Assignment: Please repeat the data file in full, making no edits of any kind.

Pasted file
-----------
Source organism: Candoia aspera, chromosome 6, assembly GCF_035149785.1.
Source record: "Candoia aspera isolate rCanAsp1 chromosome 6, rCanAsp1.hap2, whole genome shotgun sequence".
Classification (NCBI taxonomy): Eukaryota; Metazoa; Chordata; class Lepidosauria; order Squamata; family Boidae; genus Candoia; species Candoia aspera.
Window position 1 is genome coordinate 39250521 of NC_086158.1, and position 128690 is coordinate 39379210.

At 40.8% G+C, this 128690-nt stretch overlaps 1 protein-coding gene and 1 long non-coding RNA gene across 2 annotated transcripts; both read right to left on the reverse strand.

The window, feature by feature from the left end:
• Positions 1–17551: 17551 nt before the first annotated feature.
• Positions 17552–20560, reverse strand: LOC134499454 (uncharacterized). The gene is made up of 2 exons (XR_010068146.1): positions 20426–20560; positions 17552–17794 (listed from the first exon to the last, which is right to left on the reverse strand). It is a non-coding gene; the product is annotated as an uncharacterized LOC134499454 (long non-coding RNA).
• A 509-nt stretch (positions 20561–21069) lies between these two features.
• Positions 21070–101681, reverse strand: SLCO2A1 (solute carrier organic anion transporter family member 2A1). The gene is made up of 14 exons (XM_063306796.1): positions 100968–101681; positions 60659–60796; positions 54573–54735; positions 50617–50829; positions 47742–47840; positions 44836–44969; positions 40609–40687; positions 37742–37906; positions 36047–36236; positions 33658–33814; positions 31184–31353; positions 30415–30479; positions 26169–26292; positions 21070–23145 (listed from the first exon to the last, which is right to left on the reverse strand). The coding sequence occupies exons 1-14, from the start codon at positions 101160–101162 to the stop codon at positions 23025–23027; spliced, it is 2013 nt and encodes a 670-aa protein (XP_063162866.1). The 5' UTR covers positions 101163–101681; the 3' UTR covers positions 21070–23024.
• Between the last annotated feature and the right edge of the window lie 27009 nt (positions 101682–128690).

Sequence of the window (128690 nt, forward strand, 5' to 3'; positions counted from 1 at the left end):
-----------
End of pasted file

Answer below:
Source organism: Candoia aspera, chromosome 6, assembly GCF_035149785.1.
Source record: "Candoia aspera isolate rCanAsp1 chromosome 6, rCanAsp1.hap2, whole genome shotgun sequence".
Classification (NCBI taxonomy): Eukaryota; Metazoa; Chordata; class Lepidosauria; order Squamata; family Boidae; genus Candoia; species Candoia aspera.
Window position 1 is genome coordinate 39250521 of NC_086158.1, and position 128690 is coordinate 39379210.

At 40.8% G+C, this 128690-nt stretch overlaps 1 protein-coding gene and 1 long non-coding RNA gene across 2 annotated transcripts; both read right to left on the reverse strand.

The window, feature by feature from the left end:
• Positions 1–17551: 17551 nt before the first annotated feature.
• Positions 17552–20560, reverse strand: LOC134499454 (uncharacterized). The gene is made up of 2 exons (XR_010068146.1): positions 20426–20560; positions 17552–17794 (listed from the first exon to the last, which is right to left on the reverse strand). It is a non-coding gene; the product is annotated as an uncharacterized LOC134499454 (long non-coding RNA).
• A 509-nt stretch (positions 20561–21069) lies between these two features.
• Positions 21070–101681, reverse strand: SLCO2A1 (solute carrier organic anion transporter family member 2A1). The gene is made up of 14 exons (XM_063306796.1): positions 100968–101681; positions 60659–60796; positions 54573–54735; positions 50617–50829; positions 47742–47840; positions 44836–44969; positions 40609–40687; positions 37742–37906; positions 36047–36236; positions 33658–33814; positions 31184–31353; positions 30415–30479; positions 26169–26292; positions 21070–23145 (listed from the first exon to the last, which is right to left on the reverse strand). The coding sequence occupies exons 1-14, from the start codon at positions 101160–101162 to the stop codon at positions 23025–23027; spliced, it is 2013 nt and encodes a 670-aa protein (XP_063162866.1). The 5' UTR covers positions 101163–101681; the 3' UTR covers positions 21070–23024.
• Between the last annotated feature and the right edge of the window lie 27009 nt (positions 101682–128690).

Sequence of the window (128690 nt, forward strand, 5' to 3'; positions counted from 1 at the left end):